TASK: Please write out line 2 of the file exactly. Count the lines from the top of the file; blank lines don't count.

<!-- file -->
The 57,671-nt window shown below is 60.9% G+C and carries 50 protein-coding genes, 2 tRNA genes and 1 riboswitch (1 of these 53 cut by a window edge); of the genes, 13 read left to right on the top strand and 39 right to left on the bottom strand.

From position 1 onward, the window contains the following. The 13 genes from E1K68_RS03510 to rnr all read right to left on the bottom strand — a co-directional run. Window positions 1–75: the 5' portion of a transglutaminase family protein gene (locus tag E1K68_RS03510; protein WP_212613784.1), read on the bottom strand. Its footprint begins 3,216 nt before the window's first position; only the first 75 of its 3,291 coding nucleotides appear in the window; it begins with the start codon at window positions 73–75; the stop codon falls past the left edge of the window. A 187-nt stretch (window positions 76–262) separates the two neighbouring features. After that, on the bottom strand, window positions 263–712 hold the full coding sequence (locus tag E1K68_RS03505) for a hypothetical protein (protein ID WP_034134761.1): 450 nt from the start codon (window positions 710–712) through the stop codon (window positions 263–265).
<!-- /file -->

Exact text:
From position 1 onward, the window contains the following. The 13 genes from E1K68_RS03510 to rnr all read right to left on the bottom strand — a co-directional run. Window positions 1–75: the 5' portion of a transglutaminase family protein gene (locus tag E1K68_RS03510; protein WP_212613784.1), read on the bottom strand. Its footprint begins 3,216 nt before the window's first position; only the first 75 of its 3,291 coding nucleotides appear in the window; it begins with the start codon at window positions 73–75; the stop codon falls past the left edge of the window. A 187-nt stretch (window positions 76–262) separates the two neighbouring features. After that, on the bottom strand, window positions 263–712 hold the full coding sequence (locus tag E1K68_RS03505) for a hypothetical protein (protein ID WP_034134761.1): 450 nt from the start codon (window positions 710–712) through the stop codon (window positions 263–265).